O&A: From where you started to where things are today, the music industry has changed so dramatically. In 1997, you were there at the end of an era in terms of the big record companies. How do you compare the way things were to the way they are now?
Jenkins: Well, you were a lot more controlled [then]. There were a lot more gatekeepers [who] had a lot more control over what could happen. There was also the opportunity to actually make money selling records. And now there’s a lot more freedom and a lot less money.
I kind of prefer it now. I think these are the good ol’ days right now. [Back then] I wanted to bite the hand that fed me, and I didn’t like it that you had to be on MTV—or that you had to be on radio—to reach an audience, [Or] that the record company could tell you what kind of music video to make.
Those things bothered me because, however it may sound, I actually am an artist. I’m not a song-and-dance man and I’m not there to fit into somebody else’s mold. I think I measure things more in terms of a happiness quotient now. I’m definitely a lot happier now.
O&A: Your last record, Dopamine [released 2015], got good reviews. And you’re a band that’s still touring 20 years after releasing its first record. How does that feel? I mean there aren’t a lot of bands from the ‘90s who can say that.
Jenkins: No, not very many. I mean there’s… [pauses to think] Green Day, Foo Fighters, Chili Peppers, Weezer and us. That’s about it. I mean, it’s great. I’m grateful. But I had nothing to do with it. It’s our audience that does that. I have an audience that keeps our music alive. The music resonates with our audience and illuminates as they are living now. And that’s probably one of the most beautiful, best-feeling gifts that I’ve ever received being a musician.
We have a bigger audience [than we did in the ‘90s]. We have a more dedicated audience. You just can see it at the shows. There’s an intensity, and we are comprehended in a way that is beyond what it was before.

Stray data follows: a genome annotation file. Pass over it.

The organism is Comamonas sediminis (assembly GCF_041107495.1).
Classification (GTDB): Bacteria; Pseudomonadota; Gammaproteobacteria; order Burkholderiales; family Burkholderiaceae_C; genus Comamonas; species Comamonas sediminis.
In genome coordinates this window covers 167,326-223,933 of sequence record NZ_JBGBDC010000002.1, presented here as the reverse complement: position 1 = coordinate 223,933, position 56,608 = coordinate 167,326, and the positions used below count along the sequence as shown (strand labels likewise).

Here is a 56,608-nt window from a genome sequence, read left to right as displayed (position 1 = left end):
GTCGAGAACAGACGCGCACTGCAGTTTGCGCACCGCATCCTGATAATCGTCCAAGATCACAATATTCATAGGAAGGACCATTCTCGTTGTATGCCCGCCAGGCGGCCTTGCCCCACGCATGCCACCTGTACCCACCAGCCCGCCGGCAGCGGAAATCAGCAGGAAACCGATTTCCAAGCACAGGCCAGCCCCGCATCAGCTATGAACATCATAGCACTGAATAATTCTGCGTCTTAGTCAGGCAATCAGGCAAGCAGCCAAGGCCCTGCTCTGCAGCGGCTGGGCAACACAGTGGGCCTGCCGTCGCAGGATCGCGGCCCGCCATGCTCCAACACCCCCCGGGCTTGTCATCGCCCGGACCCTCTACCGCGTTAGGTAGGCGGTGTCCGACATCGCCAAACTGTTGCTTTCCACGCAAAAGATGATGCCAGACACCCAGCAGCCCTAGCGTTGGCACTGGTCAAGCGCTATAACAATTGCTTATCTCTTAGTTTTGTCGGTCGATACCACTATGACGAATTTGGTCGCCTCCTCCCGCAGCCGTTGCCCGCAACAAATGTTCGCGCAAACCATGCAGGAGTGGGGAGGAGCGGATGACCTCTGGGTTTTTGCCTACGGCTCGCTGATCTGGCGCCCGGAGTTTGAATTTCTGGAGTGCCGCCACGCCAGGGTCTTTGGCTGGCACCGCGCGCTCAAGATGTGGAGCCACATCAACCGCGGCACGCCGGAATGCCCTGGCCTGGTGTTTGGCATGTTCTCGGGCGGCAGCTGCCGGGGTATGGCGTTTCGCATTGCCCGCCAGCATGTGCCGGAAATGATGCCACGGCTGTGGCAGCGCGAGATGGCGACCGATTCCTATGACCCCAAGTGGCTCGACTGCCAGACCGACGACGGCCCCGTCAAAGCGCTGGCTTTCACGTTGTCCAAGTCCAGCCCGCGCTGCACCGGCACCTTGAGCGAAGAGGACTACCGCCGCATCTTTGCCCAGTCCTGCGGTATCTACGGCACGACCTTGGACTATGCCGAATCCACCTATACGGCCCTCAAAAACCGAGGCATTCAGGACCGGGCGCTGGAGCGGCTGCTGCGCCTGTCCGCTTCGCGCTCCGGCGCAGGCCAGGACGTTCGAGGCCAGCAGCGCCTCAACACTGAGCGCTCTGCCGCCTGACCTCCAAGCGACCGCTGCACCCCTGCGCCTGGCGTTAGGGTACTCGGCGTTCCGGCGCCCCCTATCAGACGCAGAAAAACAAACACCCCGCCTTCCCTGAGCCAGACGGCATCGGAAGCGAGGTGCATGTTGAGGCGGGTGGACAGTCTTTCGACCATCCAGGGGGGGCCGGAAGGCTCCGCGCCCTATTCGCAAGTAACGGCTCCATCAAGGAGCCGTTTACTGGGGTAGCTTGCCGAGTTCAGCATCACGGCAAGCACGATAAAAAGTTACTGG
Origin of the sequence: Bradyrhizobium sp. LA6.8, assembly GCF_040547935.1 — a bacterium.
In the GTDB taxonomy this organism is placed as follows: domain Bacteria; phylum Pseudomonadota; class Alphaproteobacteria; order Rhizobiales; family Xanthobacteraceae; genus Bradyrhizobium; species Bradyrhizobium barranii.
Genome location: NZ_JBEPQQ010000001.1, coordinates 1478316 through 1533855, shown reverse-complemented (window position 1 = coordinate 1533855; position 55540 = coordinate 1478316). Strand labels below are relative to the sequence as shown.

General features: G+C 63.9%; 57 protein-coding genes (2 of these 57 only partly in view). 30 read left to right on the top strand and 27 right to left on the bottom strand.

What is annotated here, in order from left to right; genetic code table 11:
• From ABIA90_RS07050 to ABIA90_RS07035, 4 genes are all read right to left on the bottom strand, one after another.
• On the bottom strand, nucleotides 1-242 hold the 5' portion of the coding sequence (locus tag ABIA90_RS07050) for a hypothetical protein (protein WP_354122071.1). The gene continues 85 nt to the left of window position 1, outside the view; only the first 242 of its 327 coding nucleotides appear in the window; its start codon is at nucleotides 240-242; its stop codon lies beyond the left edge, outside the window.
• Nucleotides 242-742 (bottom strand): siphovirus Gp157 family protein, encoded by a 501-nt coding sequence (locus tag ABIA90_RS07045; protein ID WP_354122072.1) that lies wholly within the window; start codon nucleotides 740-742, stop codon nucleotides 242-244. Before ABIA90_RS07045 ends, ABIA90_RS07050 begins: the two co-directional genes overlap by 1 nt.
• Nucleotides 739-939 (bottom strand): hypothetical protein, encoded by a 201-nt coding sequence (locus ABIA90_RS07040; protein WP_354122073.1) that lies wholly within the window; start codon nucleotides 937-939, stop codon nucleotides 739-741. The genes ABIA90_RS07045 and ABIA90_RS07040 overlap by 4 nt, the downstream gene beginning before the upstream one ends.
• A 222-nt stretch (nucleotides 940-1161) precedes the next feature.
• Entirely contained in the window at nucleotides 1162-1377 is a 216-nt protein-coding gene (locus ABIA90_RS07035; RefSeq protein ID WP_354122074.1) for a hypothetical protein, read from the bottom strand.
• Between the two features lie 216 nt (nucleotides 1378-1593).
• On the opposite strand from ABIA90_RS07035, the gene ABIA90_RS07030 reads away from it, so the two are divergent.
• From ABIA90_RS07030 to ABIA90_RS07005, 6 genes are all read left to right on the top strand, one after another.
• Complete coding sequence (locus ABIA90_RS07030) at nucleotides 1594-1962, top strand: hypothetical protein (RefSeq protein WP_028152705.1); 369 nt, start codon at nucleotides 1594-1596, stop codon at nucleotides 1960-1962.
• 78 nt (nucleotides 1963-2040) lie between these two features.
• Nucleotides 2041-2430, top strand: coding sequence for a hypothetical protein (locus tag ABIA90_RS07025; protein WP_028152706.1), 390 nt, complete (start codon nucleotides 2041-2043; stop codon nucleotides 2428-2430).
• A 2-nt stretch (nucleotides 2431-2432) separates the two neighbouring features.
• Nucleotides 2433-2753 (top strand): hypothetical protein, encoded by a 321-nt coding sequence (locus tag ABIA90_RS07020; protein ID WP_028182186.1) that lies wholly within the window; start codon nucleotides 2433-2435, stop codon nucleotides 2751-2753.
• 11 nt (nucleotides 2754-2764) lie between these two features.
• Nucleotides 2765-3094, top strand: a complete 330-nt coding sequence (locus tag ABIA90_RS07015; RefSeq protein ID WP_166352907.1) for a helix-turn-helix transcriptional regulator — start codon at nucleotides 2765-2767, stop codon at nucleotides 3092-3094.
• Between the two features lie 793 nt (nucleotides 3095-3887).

O&A: This last question might sound like it’s coming from left field, but for this October edition we’re talking a lot about ghost stories and the paranormal. I’m curious: Have you ever had an experience that you would say was paranormal that you’d like to share with our readers?
Jenkins: What first comes to my mind is something different, which is that Sept. 22nd is the equinox. And October is the period of the equinox, and that’s a time, according to folklore, when witches’ powers are at their greatest because the day and night are evenly split. Anything can happen.
It’s this sense of ambivalence: witches’ powers come up at midnight and the crossroads. It’s all these kinds of things that I can actually feel. So it’s like your own magic, witchy powers become more available. This is why it’s my favorite time of the year because I have this sense that anything could happen. Magic could happen.
So I think it’s important for people to tap into their own sense of that. Because we are, in part, moved and influenced by the movement of the planets. It’s not a joke that when you got a full moon that you feel a little bit more crazy. And you didn’t even know it was full—you’re just acting that way. So, I invite everyone to celebrate their own magic powers.